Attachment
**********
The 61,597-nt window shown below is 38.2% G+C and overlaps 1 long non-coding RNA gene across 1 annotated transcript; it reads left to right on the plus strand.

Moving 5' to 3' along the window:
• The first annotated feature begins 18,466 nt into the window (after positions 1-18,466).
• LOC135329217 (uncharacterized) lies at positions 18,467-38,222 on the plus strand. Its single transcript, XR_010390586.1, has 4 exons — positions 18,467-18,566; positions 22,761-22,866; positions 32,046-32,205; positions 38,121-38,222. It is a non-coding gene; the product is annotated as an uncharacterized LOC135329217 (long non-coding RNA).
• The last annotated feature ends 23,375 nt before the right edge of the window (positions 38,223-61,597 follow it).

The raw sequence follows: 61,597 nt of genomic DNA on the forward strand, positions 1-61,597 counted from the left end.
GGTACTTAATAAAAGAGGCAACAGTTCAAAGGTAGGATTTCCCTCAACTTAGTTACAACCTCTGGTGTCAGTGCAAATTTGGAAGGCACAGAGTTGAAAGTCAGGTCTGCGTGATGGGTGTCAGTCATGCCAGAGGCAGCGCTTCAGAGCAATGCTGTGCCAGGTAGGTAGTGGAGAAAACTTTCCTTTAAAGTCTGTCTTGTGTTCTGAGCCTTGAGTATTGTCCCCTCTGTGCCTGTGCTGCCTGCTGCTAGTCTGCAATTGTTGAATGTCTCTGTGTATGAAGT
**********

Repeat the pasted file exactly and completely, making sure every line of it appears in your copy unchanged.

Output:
The 61,597-nt window shown below is 38.2% G+C and overlaps 1 long non-coding RNA gene across 1 annotated transcript; it reads left to right on the plus strand.

Moving 5' to 3' along the window:
• The first annotated feature begins 18,466 nt into the window (after positions 1-18,466).
• LOC135329217 (uncharacterized) lies at positions 18,467-38,222 on the plus strand. Its single transcript, XR_010390586.1, has 4 exons — positions 18,467-18,566; positions 22,761-22,866; positions 32,046-32,205; positions 38,121-38,222. It is a non-coding gene; the product is annotated as an uncharacterized LOC135329217 (long non-coding RNA).
• The last annotated feature ends 23,375 nt before the right edge of the window (positions 38,223-61,597 follow it).

The raw sequence follows: 61,597 nt of genomic DNA on the forward strand, positions 1-61,597 counted from the left end.
GGTACTTAATAAAAGAGGCAACAGTTCAAAGGTAGGATTTCCCTCAACTTAGTTACAACCTCTGGTGTCAGTGCAAATTTGGAAGGCACAGAGTTGAAAGTCAGGTCTGCGTGATGGGTGTCAGTCATGCCAGAGGCAGCGCTTCAGAGCAATGCTGTGCCAGGTAGGTAGTGGAGAAAACTTTCCTTTAAAGTCTGTCTTGTGTTCTGAGCCTTGAGTATTGTCCCCTCTGTGCCTGTGCTGCCTGCTGCTAGTCTGCAATTGTTGAATGTCTCTGTGTATGAAGT